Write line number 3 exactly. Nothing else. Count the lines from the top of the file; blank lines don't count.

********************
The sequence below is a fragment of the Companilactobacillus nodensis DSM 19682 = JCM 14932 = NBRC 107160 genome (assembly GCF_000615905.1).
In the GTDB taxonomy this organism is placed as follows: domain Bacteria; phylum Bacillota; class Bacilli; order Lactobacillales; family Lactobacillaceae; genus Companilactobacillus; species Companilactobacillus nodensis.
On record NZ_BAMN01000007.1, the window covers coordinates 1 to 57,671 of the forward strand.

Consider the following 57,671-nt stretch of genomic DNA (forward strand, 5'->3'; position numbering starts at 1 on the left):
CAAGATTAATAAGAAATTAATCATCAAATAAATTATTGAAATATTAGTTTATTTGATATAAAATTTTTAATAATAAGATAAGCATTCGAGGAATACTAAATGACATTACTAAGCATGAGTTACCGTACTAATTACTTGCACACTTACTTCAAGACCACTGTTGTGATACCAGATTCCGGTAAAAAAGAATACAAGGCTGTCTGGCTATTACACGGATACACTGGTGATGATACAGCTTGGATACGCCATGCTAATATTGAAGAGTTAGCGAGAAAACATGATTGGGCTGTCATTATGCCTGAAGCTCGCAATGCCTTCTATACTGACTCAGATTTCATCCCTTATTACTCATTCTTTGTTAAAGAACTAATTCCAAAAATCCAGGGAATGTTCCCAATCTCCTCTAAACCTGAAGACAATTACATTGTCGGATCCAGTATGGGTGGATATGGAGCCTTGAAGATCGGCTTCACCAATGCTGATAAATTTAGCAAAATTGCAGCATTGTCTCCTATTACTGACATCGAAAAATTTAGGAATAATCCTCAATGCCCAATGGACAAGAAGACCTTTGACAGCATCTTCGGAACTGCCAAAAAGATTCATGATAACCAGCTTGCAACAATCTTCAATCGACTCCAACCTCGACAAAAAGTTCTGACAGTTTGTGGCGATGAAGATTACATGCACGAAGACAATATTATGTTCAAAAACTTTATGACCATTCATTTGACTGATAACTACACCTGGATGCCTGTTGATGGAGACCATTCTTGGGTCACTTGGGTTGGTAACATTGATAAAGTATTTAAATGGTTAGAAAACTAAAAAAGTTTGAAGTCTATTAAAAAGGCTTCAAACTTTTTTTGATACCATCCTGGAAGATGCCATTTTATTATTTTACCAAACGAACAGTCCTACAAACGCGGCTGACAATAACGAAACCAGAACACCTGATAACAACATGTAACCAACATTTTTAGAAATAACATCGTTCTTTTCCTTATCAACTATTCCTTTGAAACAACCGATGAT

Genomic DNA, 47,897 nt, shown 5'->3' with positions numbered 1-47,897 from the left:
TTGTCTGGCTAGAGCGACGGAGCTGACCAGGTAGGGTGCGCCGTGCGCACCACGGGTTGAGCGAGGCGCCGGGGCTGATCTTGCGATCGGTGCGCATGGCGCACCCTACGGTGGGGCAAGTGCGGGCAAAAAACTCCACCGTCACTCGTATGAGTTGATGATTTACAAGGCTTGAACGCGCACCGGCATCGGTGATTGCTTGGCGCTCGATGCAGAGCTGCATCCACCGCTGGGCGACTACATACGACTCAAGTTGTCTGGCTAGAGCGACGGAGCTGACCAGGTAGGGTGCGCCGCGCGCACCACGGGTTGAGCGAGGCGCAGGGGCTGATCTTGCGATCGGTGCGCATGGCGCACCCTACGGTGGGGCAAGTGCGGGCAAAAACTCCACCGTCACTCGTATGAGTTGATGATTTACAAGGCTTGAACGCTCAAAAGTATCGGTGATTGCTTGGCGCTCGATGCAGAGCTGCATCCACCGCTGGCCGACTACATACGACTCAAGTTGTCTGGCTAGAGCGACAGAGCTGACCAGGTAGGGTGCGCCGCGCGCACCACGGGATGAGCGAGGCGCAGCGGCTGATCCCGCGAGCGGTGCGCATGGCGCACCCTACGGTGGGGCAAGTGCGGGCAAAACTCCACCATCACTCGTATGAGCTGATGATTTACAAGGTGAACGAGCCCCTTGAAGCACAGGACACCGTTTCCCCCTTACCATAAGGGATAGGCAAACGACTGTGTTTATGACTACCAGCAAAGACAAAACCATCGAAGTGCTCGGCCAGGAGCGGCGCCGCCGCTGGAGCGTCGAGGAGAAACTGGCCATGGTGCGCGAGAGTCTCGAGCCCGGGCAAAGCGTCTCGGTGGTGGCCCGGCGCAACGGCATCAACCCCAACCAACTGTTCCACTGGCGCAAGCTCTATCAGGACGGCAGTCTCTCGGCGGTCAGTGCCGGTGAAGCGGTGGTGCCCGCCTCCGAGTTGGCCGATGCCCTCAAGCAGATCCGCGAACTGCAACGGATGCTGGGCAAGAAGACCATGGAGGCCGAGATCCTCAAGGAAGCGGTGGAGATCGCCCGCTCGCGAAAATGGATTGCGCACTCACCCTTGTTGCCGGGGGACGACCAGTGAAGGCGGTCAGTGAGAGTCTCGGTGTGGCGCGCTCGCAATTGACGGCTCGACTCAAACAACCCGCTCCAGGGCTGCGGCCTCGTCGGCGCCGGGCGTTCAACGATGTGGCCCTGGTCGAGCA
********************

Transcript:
On record NZ_BAMN01000007.1, the window covers coordinates 1 to 57,671 of the forward strand.